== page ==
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King Swein Forkbeard
Svend Tveskæg
ca. 960 - 1014     King  985 - 1014
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Danish Kings, from Gorm the Old to the present Queen Margrethe 2nd

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Shortly after the death of his father, Harald Bluetooth, a certain Sigvald and the Vikings from Jom took the young King Swein prisoner.  To free him, Swein’s followers were forced to pay ransom money.   From that moment on, Swein felt that his name, honour and reputation had been blemished.  A way to retain his name and reputation was to resume raiding the coasts of England.  In the meantime, Denmark was left in the hands of the Swedish King Erik Sejrsæl.  As a matter of interest, Swein later married Erik’s widow, Gunhild, the daughter of Duke Miscio of Poland.

For various reasons, the King of England, Æthelred the ‘Unready’ (born 979 - died 1016) was unable to defend the English coast from the Viking raiders.  To keep the peace and avoid defeat the English were forced to pay the Vikings huge amounts of silver, the so-called Dane geld.  Together with the Norwegian Olav Trygveson, Swein collected 16.000 pounds of silver in Dane geld in 994.

A few years later, Swein returned to Denmark to free it from the Swedes.  After some hard and vicious fighting near Hedeby, the Swedes were beaten and Swein finally took full control over Denmark again.  Swein’s next step was to rid himself of his former ally, the Norwegian Olav Trygveson.  This he did at the battle of Svold, (whereabouts unknown) were the Norwegian fleet was beaten, and Olav killed.  Swein was now master of Norway and Denmark.  To show his strength, Swein minted Denmark’s first official coinage.

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The Battle of Svold, 1000 ad.  Depicted on an older painting

 

In the mean time, Æthelred found it increasingly difficult to sustain peace with the Vikings by payment of Dane geld alone.  He then made his life’s greatest mistake, by ordering the murder of all Danes living in England.  This happened in 1002.  Back in Denmark, the natural reaction was to demand revenge.  The following years the Vikings raided the coasts of England again and again.  In 1013 these raids took on the form of an invasion.  Together with a huge fleet, and together with his young son, Canute, Swein tried to take London by siege, but without success.  Undaunted by this, Swein was paid homage to by the rest of the population.  London was alone, and consequently surrendered.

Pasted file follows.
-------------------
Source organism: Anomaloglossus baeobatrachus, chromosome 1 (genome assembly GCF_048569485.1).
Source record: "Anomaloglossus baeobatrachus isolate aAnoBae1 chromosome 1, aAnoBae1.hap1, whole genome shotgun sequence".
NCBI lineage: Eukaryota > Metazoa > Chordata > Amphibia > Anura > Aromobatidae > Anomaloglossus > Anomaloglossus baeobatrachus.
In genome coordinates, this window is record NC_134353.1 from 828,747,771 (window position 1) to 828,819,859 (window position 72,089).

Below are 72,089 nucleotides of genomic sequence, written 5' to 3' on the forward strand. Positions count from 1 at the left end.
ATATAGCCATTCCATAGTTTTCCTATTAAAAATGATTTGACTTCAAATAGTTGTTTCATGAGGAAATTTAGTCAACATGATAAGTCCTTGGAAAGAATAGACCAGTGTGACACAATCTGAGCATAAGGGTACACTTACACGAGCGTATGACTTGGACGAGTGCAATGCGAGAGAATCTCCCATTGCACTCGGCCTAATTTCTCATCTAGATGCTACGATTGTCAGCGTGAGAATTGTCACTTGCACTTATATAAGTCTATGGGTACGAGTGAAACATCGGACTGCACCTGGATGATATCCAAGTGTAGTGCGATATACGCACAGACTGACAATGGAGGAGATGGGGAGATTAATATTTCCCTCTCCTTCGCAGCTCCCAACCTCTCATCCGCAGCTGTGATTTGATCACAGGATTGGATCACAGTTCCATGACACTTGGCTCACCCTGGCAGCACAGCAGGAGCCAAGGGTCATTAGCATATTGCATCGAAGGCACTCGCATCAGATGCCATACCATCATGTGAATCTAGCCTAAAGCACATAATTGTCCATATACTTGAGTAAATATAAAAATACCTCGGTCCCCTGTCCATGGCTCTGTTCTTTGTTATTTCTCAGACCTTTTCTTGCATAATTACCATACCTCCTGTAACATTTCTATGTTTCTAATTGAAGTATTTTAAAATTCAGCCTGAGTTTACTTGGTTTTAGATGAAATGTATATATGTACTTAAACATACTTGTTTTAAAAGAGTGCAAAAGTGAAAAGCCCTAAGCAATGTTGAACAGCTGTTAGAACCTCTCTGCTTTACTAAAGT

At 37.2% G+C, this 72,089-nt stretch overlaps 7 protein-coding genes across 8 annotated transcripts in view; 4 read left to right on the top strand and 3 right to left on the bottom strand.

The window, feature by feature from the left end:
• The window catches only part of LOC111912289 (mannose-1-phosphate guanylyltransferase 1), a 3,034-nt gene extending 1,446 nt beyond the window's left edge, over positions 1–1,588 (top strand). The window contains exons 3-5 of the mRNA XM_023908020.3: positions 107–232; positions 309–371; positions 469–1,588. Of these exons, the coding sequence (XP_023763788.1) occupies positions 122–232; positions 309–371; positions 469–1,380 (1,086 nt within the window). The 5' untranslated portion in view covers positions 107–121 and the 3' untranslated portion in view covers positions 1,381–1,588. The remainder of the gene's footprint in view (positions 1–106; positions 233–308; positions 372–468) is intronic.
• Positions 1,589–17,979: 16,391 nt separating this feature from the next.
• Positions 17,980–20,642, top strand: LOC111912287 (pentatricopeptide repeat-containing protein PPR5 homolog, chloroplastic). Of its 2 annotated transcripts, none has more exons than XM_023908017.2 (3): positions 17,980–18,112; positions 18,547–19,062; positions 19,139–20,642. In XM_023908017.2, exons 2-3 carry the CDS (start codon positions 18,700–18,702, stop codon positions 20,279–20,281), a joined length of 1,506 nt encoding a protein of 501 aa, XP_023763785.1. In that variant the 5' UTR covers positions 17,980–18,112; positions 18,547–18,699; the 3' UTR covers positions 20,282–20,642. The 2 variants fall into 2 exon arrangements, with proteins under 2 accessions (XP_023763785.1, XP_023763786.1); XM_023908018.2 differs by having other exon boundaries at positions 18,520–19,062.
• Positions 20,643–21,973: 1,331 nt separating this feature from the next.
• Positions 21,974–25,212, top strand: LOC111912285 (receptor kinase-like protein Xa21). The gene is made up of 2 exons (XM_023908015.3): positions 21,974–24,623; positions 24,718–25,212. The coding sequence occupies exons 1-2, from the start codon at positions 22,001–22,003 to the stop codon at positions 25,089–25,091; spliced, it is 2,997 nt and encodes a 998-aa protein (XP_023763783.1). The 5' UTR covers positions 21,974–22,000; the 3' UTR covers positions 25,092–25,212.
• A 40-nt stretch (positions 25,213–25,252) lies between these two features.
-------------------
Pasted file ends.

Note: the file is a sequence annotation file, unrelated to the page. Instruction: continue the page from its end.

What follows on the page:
In 1014, at a meeting in Gainsborough, Swein fell off his horse and died.  His body was taken to York, prior to being sailed back to Denmark for burial.

Swein’s eldest son, Harald, was elected as King of Denmark, whilst his youngest son, the 18-year-old Canute was to become the next Viking king of England.  Later to be known as Canute the Great.  Before this could happen, Canute had to fight Edmund Ironside, elected King of England and son of King Æthelred, who died in 1016.  The two, who divided England between them, made a truce.  Everyone expected them to make battle again, but Edmund died suddenly on the 30th of November 1016.  Now Canute was finally crowned as King of England, and reigned until his death in 1035.


Swein Forkbeard and Queen Gunhild had the children according to:
Nachkommen Gorms des Alten, 1978, Brenner, S. Otto
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Reference: 9. Harald 2. (989-1018) later King.
Reference: 9. Canute the Great, (995-1035) later King.
Reference: 29. Estrid  Svendsdatter.  Born 997 Died May 9, 1074 in Roskilde. Should have been married to Robert of Normandy, however, refused. First marriage to Richard (the Good), Duke of Normany. Second marriage to Ulf Jarl about. 1015th Children: 1 Asbjørn Jarl. 2 Svend II Estridsson, born ca. 1019, later king of Denmark.
Reference: 26. Gyda Svendsdatter.    Married in 996 with Erik Haakansson, Jarl in Norway and England. Children: 1 Hakon Eiriksson, Jarl in Norway.

 

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Revised and translated from the Danish by Christopher Paul Jarvis.

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